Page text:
quarterbacks & not only the lonely (FDH #2)

Today is Part 3 of the Front Door Hospitality series, for college ministers and students focused on connections, greeting, or other hospitality! To see all the posts in the series, click here.

On an unrelated noted, I’m flying today to the NC Triangle area! If you wanna pray for my trip, it’d be much appreciated!

not the action, but the outcome

This idea is an important corollary to yesterday‘s first principle:

What the host “does” isn’t the important thing; the OUTCOME of our actions is key.

In the first section yesterday, I wrote about potential goals for the “Connecting Team” (or whatever your campus ministry calls it). To start, I wrote “guests feeling welcomed” in the list. But I could have written simply “greeting guests,” right? Isn’t that a more natural way to say it?

But of course “greeting people” is not our aim! To say our job is to “greet guests” is like saying a quarterback’s job is to “throw passes”; his job, like ours, is focused on reception. His job is to complete passes.

We’re all tempted to assume our college ministry job is simply to “do actions”; in Hospitality, that might mean greeting people, giving information, smiling, talking, handing out a calendar, whatever. “Get out there and greet as many visitors as you can,” we tell our teams… without ever contemplating that there’s a difference between greeting someone and that same someone feeling “greeted.”

If a visitor doesn’t feel welcomed, then I’ve failed – even if, indeed, I “greeted them.” If they don’t remember information, then what good is it that I’ve given them info? If my smiling or questions or other greetings seem insincere… creepy… forced, then have I really hosted them well?

If we treat Hospitality as a set of actions, we’ve already failed to care for real people. If, instead, we see this as a chance to help real people feel something, know something, and/or do something, then we’re truly being hosts. (Look back at yesterday’s list of possible aims, and you’ll see – they’re all about the outcome!)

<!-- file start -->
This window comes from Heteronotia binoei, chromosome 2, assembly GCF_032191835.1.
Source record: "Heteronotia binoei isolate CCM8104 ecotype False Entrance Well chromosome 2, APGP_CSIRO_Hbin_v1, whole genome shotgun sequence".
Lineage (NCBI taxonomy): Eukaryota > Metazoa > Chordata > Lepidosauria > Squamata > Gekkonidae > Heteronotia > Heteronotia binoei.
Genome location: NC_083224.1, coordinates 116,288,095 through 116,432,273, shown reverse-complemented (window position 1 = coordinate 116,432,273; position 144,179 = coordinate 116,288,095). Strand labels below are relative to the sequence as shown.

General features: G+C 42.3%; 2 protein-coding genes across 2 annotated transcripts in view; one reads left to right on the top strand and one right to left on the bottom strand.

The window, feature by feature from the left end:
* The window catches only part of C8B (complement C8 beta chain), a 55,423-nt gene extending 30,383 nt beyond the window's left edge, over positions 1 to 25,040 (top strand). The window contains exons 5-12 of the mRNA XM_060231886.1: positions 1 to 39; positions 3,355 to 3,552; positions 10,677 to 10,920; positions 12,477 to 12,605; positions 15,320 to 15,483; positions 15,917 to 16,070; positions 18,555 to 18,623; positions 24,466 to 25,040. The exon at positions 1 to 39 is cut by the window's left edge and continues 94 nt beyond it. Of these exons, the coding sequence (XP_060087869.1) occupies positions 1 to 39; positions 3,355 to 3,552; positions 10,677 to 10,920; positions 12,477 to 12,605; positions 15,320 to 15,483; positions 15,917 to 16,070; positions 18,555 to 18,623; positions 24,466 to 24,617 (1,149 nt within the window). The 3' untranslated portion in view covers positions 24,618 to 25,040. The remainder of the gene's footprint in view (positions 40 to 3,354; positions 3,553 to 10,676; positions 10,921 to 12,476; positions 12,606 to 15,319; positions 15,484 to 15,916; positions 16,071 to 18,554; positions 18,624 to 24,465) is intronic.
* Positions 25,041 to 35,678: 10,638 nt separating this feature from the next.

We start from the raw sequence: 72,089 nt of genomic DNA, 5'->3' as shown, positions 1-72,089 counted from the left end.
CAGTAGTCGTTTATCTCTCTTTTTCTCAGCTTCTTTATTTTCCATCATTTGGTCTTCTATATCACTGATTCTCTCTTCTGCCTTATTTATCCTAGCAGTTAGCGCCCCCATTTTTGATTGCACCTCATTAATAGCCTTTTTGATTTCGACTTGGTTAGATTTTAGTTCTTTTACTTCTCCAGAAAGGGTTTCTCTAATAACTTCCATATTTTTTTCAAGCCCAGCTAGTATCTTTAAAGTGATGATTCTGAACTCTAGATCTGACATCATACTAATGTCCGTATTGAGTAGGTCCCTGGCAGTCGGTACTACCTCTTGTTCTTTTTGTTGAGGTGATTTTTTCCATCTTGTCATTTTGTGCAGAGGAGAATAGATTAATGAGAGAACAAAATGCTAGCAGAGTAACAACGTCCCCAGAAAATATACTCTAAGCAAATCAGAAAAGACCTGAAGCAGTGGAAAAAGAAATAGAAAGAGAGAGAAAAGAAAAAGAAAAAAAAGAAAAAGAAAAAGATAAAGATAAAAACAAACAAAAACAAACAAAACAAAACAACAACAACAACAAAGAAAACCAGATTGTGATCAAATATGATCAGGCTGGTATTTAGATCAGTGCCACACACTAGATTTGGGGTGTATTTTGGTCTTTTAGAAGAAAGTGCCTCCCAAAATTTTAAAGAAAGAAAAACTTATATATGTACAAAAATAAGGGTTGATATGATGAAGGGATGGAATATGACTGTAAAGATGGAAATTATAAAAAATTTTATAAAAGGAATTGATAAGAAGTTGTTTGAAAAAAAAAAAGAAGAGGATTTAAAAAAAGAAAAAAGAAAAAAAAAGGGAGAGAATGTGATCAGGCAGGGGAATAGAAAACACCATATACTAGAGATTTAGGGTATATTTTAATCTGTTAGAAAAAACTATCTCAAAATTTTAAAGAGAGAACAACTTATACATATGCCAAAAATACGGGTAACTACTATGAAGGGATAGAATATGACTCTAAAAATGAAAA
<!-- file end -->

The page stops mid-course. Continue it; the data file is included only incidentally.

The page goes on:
not only the lonely (or the new)

Our job as Hosts extends to everybody who arrives at our Front Door. The outcomes we’re aiming for may be different for a new person than for a regular, for a Senior vs. a Freshman, for a group of people vs. a student arriving alone.

But we need to show hospitality toward all of them.

Hopefully we’re past showing preferential treatment to the Big Man on Campus or the Student Who Is a Lot Like Me. (If we’re not, read James 2.) But we need to consider that every student who shows up deserves to be encouraged, exhorted, made to feel welcome, or otherwise hosted. This includes the gal who’s already a core part of our ministry. The group of guys who all come together. Even the college ministry staff might need a little hospitality sometimes!

Of course, it’s good and right that our radars are especially attuned to the students who come by themselves and the students who are new to our ministry (or new to campus altogether). But my encouragement today is to make sure there’s an action plan for the rest of ’em, too. We have a beautiful opportunity to host, and the more we host well, the better!

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